Plans amended to reduce office revamp’s ‘harmful’ impact on St John’s Church

St John Clerkenwell. Photograph: Wikimedia Commons.

Plans to refurbish and extend a St John’s Street office building that had been delayed by Islington Council for their “harmful” impact on a Grade I-listed church are again under consideration.

Councillors on the Town Hall’s planning committee had kicked into touch the proposal for an extra floor to be added to 145-157 St John Street over concerns that it would harm both the “visual appearance and historic character” of former parish church St John Clerkenwell.

While original plans showed the new building visible behind the church, applicants Meritcape Ltd. have now made “various amendments” to the scheme which they hope will satisfy the Town Hall, including reducing the size of a terrace and  the height of the building itself by “between 200-450mm”.

Following collaboration with English Heritage Gardens and the Priory of the Order of St. John, the “original concept” for the building has now been expanded to revamp the church yard with “an illustrative landscaping and planting scheme.”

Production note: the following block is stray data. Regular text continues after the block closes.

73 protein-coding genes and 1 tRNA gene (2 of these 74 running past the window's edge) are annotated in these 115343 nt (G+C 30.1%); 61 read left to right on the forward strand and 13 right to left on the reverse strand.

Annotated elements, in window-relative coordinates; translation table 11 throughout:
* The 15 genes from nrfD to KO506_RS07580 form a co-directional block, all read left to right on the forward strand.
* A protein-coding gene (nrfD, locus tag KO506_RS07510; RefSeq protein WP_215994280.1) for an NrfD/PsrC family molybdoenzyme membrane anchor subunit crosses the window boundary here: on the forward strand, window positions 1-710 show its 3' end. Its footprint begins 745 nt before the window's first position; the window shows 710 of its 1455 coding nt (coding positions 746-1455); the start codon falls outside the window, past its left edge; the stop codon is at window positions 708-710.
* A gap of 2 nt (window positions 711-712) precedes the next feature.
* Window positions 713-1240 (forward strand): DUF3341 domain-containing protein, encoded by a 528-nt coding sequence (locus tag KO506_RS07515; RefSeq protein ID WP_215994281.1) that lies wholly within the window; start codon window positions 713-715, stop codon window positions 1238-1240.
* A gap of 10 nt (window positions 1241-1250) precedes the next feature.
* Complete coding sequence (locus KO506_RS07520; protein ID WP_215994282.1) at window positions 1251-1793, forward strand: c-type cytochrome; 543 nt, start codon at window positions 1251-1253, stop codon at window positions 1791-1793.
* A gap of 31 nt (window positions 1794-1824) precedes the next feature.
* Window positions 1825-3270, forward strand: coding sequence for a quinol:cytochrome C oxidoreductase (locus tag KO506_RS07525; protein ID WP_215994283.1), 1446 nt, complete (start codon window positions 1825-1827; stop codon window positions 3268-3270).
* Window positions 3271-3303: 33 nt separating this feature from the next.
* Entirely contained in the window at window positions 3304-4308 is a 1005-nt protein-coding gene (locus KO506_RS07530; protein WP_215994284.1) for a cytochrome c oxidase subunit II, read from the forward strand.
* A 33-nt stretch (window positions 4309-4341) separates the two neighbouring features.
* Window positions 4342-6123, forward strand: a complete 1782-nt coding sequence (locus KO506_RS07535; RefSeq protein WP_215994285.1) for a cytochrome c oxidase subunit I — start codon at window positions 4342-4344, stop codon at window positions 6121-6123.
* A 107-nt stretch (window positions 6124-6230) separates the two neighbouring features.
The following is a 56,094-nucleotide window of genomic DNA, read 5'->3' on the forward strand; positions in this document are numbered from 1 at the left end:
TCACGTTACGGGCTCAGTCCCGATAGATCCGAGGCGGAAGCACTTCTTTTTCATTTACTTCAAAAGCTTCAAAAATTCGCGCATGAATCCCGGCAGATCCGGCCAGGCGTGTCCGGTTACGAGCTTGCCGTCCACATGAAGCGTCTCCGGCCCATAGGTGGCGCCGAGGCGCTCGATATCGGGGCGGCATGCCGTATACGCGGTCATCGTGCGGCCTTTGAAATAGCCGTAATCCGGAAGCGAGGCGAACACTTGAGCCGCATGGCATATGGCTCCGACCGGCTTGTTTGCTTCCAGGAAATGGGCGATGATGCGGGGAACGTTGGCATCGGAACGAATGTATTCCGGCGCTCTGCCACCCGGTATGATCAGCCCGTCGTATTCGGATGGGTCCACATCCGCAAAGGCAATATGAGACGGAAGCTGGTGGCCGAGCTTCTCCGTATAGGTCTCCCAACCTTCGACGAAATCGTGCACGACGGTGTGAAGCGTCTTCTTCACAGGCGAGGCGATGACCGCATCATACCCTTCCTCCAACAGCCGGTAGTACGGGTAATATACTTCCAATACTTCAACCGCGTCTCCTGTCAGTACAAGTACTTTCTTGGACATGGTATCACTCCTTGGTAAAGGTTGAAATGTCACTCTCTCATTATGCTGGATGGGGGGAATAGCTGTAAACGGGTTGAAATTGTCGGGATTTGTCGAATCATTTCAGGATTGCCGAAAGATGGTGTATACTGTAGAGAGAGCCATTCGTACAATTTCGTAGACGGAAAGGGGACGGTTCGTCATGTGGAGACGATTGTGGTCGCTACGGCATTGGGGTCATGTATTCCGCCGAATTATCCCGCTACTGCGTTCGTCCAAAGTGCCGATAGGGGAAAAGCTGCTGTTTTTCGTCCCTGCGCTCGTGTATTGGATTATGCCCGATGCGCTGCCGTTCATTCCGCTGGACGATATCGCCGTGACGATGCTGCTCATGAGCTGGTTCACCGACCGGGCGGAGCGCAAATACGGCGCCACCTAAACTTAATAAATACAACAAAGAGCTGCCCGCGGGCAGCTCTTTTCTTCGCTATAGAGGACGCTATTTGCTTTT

A council report on the final draft of the proposals reads: “There is a requirement that the impact of the proposal on the heritage assets be
very carefully considered.

“If the overall heritage assessment concludes that the proposal is harmful (which is the case here) then that should be given ‘considerable importance and weight’ in the final balancing exercise.”

Officers are recommending that planning permission on the amended scheme be granted.

St John Clerkenwell, one of the last monasteries to be dissolved by Henry VIII in 1540, is considered by the council to be “of outstanding architectural and historical importance,” with parts of the building dating back to the 12th Century.

The church was rebuilt and extended by architects John Seely and Paul Paget for the Order of St John in the 1950s after it suffered bomb damage during the Blitz, and can be seen on guided tours run by the Order.